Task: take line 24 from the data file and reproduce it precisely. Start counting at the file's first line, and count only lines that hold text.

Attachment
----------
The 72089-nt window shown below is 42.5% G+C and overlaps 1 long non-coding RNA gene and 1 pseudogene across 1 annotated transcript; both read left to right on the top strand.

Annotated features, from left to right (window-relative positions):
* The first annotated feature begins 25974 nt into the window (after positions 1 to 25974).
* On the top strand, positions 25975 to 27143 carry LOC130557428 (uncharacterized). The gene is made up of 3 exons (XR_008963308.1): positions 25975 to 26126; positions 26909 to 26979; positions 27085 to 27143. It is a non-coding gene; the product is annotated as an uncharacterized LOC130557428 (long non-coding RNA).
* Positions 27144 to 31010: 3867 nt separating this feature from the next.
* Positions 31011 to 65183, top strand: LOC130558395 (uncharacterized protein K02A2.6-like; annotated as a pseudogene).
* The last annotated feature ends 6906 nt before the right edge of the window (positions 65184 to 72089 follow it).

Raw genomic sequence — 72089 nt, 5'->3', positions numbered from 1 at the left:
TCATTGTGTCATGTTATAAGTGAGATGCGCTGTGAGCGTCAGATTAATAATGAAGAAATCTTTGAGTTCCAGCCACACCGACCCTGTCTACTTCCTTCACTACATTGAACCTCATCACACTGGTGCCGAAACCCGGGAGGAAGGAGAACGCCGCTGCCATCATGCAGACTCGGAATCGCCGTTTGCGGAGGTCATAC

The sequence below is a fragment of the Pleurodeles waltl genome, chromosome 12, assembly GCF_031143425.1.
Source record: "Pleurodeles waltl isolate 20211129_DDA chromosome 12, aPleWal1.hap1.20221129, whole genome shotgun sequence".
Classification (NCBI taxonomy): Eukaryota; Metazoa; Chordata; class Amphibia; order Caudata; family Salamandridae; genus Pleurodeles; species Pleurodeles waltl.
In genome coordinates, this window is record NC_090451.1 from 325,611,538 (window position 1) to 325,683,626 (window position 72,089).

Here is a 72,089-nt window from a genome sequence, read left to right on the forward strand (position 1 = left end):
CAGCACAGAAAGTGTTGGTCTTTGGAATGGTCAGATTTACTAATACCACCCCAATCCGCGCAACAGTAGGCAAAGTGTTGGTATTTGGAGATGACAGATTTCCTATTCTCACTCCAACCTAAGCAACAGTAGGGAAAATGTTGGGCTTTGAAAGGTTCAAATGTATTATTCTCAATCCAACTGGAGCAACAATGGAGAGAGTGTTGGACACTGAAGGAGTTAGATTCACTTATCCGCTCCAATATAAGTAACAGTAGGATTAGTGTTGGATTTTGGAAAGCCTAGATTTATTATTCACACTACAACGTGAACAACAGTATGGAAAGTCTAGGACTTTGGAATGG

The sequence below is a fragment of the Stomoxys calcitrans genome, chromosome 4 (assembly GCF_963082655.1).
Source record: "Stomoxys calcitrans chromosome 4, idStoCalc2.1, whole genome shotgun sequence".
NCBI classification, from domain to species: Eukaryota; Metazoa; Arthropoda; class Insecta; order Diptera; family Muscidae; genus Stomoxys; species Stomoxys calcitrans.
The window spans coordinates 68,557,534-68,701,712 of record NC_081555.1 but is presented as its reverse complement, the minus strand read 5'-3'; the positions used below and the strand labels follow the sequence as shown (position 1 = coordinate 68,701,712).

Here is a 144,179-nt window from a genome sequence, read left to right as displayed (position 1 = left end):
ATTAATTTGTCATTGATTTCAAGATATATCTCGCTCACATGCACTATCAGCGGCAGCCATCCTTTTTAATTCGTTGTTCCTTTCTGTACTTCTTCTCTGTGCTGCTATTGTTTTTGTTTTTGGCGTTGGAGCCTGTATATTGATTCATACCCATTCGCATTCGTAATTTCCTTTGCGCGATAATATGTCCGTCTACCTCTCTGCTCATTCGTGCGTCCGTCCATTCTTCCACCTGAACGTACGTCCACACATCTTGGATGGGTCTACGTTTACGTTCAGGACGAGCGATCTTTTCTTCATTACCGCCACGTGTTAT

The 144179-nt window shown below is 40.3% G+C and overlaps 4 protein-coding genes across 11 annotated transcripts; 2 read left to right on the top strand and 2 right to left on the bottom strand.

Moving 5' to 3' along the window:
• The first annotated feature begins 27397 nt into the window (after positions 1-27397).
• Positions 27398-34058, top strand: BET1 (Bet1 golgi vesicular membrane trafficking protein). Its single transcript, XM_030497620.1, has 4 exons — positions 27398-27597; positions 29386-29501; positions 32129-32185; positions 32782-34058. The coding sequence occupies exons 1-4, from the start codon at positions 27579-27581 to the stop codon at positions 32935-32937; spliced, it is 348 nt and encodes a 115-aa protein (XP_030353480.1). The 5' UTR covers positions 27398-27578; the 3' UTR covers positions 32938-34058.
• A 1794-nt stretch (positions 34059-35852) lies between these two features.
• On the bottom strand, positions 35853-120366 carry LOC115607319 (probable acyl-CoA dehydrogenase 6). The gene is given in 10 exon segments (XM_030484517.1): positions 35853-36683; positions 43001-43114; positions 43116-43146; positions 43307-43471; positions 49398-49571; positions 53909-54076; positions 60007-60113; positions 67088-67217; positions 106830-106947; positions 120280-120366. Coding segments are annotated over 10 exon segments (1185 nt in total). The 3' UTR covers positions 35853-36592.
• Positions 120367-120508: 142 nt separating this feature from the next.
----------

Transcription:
• The first annotated feature begins 27397 nt into the window (after positions 1-27397).